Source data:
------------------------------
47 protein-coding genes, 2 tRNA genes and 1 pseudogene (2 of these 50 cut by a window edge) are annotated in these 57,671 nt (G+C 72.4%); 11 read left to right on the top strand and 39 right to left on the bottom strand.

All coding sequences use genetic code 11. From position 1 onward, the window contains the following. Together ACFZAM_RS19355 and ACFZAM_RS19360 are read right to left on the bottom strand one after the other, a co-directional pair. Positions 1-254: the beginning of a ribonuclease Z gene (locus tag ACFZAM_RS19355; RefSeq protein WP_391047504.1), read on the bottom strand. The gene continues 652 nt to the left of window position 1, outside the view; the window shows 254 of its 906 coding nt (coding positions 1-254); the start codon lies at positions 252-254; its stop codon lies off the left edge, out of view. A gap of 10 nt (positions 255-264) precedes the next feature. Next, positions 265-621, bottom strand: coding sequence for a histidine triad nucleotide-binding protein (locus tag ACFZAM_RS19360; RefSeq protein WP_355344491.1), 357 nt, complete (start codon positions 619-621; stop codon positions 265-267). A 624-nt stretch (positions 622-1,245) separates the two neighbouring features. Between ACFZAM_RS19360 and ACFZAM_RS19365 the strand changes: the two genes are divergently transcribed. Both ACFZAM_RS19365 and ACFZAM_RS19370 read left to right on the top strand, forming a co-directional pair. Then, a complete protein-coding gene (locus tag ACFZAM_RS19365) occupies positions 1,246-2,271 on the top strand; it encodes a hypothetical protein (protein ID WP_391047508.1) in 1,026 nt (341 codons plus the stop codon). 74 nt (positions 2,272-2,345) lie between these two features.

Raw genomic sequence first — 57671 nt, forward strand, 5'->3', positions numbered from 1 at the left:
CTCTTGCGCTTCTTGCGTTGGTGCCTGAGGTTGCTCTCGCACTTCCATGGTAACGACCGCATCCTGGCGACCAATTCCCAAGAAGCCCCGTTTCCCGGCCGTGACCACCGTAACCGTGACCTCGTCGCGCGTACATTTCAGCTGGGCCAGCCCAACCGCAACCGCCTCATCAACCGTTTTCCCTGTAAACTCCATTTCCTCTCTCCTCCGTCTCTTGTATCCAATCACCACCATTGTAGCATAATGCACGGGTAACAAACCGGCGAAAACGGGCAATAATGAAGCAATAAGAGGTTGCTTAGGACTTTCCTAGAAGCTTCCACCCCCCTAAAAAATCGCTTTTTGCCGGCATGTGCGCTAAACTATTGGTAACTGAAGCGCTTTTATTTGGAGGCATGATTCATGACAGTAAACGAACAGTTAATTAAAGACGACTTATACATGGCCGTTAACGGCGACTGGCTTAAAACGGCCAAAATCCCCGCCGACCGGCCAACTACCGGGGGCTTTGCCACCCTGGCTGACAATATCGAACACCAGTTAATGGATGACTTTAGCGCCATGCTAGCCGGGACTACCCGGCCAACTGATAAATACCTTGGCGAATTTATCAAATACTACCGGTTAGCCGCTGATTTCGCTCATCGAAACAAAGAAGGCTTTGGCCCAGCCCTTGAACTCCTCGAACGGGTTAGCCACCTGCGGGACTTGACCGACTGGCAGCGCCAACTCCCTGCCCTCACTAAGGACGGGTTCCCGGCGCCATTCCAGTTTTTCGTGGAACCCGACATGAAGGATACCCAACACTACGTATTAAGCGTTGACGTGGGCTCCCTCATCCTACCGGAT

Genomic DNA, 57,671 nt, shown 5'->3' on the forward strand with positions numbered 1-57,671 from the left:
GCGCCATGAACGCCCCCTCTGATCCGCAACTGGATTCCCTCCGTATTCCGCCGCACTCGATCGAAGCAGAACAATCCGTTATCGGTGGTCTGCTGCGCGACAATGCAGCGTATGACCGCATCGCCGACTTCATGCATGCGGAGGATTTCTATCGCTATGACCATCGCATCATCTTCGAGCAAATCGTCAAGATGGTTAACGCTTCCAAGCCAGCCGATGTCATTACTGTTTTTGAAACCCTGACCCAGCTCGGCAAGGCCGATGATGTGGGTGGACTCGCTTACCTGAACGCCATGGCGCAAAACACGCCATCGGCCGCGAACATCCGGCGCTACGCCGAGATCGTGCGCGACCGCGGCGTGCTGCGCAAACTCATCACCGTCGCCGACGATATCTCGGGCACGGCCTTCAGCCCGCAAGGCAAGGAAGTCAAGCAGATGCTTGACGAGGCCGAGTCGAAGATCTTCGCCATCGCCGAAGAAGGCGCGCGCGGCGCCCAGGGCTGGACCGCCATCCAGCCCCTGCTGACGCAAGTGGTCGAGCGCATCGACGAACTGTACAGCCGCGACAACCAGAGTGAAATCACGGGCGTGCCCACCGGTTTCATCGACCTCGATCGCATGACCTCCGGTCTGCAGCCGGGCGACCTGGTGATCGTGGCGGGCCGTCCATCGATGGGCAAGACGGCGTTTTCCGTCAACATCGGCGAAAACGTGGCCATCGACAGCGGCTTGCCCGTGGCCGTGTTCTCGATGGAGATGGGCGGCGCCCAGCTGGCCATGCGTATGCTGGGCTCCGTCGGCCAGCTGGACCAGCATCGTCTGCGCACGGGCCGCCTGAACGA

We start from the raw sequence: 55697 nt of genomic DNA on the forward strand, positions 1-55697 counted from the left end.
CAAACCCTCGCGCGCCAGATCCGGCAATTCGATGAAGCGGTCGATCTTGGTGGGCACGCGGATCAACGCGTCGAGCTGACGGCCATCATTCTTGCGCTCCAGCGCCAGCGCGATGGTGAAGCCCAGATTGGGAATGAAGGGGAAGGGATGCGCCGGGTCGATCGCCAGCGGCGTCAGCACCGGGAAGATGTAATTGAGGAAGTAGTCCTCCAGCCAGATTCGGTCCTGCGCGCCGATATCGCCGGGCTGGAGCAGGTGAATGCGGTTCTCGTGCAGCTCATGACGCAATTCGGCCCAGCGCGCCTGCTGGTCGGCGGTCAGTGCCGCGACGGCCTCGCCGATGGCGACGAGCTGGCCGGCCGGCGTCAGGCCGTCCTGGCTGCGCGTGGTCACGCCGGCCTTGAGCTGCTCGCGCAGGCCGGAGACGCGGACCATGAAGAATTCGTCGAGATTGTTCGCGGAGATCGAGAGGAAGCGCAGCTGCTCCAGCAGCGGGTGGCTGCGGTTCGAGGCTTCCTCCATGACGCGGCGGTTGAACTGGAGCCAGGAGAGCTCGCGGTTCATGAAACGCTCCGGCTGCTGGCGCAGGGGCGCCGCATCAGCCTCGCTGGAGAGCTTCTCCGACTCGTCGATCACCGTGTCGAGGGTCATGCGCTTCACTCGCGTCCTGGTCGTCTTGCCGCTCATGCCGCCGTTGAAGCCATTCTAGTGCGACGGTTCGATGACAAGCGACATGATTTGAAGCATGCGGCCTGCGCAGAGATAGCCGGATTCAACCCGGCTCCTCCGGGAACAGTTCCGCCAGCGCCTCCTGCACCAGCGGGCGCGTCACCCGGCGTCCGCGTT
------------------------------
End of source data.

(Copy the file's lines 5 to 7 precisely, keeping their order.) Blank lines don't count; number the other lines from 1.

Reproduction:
Genomic DNA, 57,671 nt, shown 5'->3' on the forward strand with positions numbered 1-57,671 from the left:
GCGCCATGAACGCCCCCTCTGATCCGCAACTGGATTCCCTCCGTATTCCGCCGCACTCGATCGAAGCAGAACAATCCGTTATCGGTGGTCTGCTGCGCGACAATGCAGCGTATGACCGCATCGCCGACTTCATGCATGCGGAGGATTTCTATCGCTATGACCATCGCATCATCTTCGAGCAAATCGTCAAGATGGTTAACGCTTCCAAGCCAGCCGATGTCATTACTGTTTTTGAAACCCTGACCCAGCTCGGCAAGGCCGATGATGTGGGTGGACTCGCTTACCTGAACGCCATGGCGCAAAACACGCCATCGGCCGCGAACATCCGGCGCTACGCCGAGATCGTGCGCGACCGCGGCGTGCTGCGCAAACTCATCACCGTCGCCGACGATATCTCGGGCACGGCCTTCAGCCCGCAAGGCAAGGAAGTCAAGCAGATGCTTGACGAGGCCGAGTCGAAGATCTTCGCCATCGCCGAAGAAGGCGCGCGCGGCGCCCAGGGCTGGACCGCCATCCAGCCCCTGCTGACGCAAGTGGTCGAGCGCATCGACGAACTGTACAGCCGCGACAACCAGAGTGAAATCACGGGCGTGCCCACCGGTTTCATCGACCTCGATCGCATGACCTCCGGTCTGCAGCCGGGCGACCTGGTGATCGTGGCGGGCCGTCCATCGATGGGCAAGACGGCGTTTTCCGTCAACATCGGCGAAAACGTGGCCATCGACAGCGGCTTGCCCGTGGCCGTGTTCTCGATGGAGATGGGCGGCGCCCAGCTGGCCATGCGTATGCTGGGCTCCGTCGGCCAGCTGGACCAGCATCGTCTGCGCACGGGCCGCCTGAACGA

We start from the raw sequence: 55697 nt of genomic DNA on the forward strand, positions 1-55697 counted from the left end.